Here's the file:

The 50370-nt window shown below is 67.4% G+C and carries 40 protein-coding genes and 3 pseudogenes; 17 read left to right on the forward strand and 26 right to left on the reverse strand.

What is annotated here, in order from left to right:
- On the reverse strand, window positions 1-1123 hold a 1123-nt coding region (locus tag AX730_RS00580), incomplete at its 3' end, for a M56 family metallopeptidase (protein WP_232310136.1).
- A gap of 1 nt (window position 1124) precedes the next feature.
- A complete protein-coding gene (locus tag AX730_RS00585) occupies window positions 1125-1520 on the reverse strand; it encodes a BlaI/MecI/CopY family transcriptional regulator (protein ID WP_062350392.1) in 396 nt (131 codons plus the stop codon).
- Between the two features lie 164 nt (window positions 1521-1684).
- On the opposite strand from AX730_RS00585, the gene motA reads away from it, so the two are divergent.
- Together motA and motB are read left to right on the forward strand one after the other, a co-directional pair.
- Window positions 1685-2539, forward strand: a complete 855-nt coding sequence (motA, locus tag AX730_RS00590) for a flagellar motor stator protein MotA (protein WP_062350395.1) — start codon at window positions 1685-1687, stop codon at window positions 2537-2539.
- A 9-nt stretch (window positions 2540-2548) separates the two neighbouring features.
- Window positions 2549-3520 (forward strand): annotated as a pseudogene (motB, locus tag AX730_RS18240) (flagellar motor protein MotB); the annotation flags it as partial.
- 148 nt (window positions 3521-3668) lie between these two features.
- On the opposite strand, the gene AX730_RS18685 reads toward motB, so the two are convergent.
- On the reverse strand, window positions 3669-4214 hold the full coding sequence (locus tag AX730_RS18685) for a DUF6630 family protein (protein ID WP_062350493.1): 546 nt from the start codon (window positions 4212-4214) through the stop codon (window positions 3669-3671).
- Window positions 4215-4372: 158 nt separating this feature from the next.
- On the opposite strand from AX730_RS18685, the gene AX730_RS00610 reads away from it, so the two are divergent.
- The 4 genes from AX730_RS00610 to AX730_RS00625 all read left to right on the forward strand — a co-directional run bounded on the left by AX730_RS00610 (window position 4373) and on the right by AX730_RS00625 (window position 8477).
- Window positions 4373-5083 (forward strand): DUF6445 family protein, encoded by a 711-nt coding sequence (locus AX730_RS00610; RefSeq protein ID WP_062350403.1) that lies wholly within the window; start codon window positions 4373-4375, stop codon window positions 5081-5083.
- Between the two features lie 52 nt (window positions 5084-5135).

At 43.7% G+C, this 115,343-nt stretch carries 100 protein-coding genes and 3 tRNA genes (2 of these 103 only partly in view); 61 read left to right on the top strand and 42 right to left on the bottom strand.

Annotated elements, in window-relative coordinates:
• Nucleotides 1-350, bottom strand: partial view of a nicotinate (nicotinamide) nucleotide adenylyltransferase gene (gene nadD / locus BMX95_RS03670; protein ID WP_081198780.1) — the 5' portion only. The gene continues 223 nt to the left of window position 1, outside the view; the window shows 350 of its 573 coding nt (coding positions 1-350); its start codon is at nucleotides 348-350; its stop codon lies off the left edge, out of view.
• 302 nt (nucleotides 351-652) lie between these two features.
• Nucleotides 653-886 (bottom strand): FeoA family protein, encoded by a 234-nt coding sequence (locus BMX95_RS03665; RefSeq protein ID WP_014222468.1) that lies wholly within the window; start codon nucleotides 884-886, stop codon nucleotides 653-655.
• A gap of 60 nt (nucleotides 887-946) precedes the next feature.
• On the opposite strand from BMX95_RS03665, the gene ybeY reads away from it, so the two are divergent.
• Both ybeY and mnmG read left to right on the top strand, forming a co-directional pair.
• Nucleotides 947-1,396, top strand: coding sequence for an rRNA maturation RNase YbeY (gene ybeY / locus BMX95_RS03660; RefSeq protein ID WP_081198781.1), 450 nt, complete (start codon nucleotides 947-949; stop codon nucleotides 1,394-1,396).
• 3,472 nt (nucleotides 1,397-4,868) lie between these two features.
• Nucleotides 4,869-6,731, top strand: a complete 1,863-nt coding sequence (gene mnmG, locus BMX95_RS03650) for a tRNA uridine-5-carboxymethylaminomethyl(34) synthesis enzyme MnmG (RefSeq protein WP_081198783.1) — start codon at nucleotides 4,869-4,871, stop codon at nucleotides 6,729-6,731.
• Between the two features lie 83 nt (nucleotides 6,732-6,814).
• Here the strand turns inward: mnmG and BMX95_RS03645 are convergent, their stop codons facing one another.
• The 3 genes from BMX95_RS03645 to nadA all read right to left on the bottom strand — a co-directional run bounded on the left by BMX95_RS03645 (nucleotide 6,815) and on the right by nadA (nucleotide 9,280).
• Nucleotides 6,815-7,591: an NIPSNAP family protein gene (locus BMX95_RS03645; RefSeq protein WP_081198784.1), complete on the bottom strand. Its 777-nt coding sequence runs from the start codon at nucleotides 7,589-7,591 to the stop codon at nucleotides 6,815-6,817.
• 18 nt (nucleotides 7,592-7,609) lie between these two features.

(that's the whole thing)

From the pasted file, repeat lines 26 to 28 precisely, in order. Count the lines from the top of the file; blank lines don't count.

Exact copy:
• On the opposite strand from BMX95_RS03665, the gene ybeY reads away from it, so the two are divergent.
• Both ybeY and mnmG read left to right on the top strand, forming a co-directional pair.
• Nucleotides 947-1,396, top strand: coding sequence for an rRNA maturation RNase YbeY (gene ybeY / locus BMX95_RS03660; RefSeq protein ID WP_081198781.1), 450 nt, complete (start codon nucleotides 947-949; stop codon nucleotides 1,394-1,396).